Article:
Arch. Myriam B. Mahiques Curriculum Vitae

Saturday, June 23, 2012

Would a congregation hire an artist who wasn't of the same faith?

Dome of a catholic church with painted saints. Domo de una iglesia católica con santos pintados. Digital painting by Myriam B. Mahiques

I've seen this discussion before and I know in  history many artists, mostly in painting, could accomplish great jobs even being pagans. From the Editorial of Faith and Form, an excerpt from Michael J. Crosbie to make us reflect on this issue: 

The other day, in the Faith & Form LinkedIn discussion group, a group member brought up the topic of the fealty of those who work with congregations on architecture and art projects. He wanted to know if he might not be considered for a stained-glass commission if the congregation knew he was a Mormon (assuming the congregation wasn't Mormon). An artist who is a Mormon adds another component to the issue, because some denominations don't consider Mormons to be Christians. There are at least two issues here: Would a congregation hire a stained-glass artist who wasn't of the same faith?; would the congregation hire someone they considered some sort of pagan? The first question deals with whether the artist can truly understand the theology of a religion that he or she is not a part of, at least well enough to create art that embodies the beliefs of that religion. The second issue is one of worthiness: should a congregation give work to a “non-believer” when there might be believers who could accomplish the work? In other words, should you reward a non-believer with a commission? Or, to put it another way, is it OK with God? A member of our group commented that you don't have to be a believer to be a talented architect or artist: “Probably the greatest church architect of the 20th century, Bertram Goodhue, was a committed agnostic, if that's not an oxymoron.” Another pointed out that Henri Matisse's Chapel of the Rosary for a community of Dominican nuns in Vence, France, was the achievement of a lapsed Catholic who designed the architecture, art, and everything in it, and then pronounced it his greatest masterpiece. Another member who joined the discussion said that an architect or a designer's religion doesn't matter to her: “Their job is to interpret my building dreams.”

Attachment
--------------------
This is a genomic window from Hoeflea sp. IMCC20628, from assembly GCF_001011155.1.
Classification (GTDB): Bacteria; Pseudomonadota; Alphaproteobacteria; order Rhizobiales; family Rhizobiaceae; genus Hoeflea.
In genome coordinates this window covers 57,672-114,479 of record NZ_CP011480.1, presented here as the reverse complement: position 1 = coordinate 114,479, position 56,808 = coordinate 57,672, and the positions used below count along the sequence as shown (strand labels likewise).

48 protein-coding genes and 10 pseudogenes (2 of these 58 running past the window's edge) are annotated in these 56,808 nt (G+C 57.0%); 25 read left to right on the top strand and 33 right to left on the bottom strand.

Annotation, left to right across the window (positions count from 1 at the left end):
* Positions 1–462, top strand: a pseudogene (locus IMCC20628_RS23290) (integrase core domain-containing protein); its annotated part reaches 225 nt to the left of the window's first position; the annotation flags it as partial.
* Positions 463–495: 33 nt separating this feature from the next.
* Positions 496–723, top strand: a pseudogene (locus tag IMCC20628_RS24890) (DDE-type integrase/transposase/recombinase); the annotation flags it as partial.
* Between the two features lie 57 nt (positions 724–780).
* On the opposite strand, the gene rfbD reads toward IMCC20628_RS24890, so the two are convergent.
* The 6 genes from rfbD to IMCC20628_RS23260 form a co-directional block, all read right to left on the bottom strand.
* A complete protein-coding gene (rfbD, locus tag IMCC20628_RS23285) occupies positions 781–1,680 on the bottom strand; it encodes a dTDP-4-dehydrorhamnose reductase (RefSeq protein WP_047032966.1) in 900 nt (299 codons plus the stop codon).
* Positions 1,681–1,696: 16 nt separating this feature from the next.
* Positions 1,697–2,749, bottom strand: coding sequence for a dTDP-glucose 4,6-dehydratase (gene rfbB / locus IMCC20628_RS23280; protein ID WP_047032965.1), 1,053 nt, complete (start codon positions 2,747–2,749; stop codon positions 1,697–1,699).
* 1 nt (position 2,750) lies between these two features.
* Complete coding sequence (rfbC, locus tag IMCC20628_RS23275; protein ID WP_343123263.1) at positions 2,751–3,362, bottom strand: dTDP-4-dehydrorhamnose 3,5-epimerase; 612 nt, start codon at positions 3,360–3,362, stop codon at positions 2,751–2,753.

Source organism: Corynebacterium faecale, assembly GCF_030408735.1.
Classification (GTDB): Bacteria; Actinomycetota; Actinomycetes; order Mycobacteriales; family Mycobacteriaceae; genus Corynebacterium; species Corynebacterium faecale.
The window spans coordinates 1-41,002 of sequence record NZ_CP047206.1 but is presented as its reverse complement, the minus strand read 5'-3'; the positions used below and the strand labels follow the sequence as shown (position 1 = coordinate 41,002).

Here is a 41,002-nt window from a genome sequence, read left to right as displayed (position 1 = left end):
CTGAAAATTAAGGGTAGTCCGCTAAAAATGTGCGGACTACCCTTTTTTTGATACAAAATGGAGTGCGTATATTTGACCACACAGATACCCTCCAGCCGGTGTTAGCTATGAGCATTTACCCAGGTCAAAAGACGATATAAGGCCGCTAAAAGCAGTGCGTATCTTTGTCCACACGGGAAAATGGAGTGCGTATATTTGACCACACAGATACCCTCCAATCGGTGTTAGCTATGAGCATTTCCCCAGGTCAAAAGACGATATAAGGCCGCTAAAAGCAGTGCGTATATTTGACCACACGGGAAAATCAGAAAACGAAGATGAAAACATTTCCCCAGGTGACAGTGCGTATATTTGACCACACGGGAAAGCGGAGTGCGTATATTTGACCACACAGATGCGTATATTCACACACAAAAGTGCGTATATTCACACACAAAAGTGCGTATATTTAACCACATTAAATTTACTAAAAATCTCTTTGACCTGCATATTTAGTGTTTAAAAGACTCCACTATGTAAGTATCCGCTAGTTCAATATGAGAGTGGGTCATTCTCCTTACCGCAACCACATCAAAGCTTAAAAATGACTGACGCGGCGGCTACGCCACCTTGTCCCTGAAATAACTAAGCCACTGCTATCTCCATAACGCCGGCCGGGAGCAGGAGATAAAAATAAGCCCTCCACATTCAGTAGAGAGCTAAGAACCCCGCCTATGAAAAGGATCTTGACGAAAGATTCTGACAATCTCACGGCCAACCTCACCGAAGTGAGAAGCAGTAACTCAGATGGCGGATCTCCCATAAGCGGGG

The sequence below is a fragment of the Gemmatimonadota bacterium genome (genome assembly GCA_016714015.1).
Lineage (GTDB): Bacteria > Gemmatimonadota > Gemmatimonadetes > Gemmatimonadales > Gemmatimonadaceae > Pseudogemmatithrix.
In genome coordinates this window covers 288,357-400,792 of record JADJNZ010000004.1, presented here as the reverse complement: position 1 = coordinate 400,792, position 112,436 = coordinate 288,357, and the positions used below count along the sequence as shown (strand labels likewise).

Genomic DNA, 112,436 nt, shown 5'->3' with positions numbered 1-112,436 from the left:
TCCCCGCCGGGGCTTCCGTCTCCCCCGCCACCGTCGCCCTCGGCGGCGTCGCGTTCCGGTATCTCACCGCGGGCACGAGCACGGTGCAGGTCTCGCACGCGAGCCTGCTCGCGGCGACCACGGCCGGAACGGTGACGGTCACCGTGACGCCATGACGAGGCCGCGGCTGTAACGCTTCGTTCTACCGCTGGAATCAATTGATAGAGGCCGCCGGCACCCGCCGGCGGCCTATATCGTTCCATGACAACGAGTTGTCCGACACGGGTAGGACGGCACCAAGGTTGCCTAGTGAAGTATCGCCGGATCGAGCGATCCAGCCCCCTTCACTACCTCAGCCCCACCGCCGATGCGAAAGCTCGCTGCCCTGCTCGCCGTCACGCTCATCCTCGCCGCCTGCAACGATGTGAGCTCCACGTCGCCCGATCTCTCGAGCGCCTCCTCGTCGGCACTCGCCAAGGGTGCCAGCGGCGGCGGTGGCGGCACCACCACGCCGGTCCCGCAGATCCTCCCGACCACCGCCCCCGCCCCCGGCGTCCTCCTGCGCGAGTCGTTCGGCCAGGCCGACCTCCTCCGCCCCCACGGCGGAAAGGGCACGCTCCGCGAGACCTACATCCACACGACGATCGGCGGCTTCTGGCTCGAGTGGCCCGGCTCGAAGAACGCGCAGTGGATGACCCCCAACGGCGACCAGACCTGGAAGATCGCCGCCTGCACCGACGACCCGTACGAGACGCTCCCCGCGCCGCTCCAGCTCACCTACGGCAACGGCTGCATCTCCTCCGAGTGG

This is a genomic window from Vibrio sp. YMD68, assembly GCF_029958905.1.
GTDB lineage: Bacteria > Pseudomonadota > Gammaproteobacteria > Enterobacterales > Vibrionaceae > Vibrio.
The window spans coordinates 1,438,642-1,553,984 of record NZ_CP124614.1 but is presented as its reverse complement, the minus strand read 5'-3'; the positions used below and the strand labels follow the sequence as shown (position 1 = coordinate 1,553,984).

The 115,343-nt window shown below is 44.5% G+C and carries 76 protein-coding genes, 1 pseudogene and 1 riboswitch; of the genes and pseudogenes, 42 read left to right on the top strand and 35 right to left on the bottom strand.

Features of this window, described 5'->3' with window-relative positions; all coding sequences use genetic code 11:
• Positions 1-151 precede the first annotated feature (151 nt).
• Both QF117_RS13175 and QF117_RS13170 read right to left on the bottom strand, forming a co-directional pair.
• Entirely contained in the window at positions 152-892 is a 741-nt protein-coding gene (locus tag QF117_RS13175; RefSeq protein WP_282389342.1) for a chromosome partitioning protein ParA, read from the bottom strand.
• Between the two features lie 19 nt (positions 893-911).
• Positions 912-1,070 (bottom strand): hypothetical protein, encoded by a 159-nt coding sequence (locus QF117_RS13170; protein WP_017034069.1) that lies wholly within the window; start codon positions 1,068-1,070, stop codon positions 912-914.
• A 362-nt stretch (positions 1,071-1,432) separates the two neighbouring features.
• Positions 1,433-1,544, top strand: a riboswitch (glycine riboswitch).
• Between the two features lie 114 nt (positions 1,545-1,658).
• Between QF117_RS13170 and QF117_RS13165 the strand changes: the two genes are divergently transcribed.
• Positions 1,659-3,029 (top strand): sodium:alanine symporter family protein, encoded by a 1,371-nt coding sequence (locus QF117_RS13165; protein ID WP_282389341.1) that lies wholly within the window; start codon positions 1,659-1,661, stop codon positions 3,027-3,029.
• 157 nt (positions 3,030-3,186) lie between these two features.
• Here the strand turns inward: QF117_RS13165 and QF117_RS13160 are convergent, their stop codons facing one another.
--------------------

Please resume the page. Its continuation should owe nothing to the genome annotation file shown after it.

Henri Matisse. Interior of the Chapel of the Rosary, Vence. At left: The Tree of Life, stained glass. At right: St. Dominic, ceramic tiles. 1950. From
Henri Matisse. Interior of the Chapel of the Rosary, Vence. Stained glass at the entrance door. From
California Tower, Balboa Park: by Goodhue in Spanish Colonial Revival style for the Panama–California Exposition (1915).

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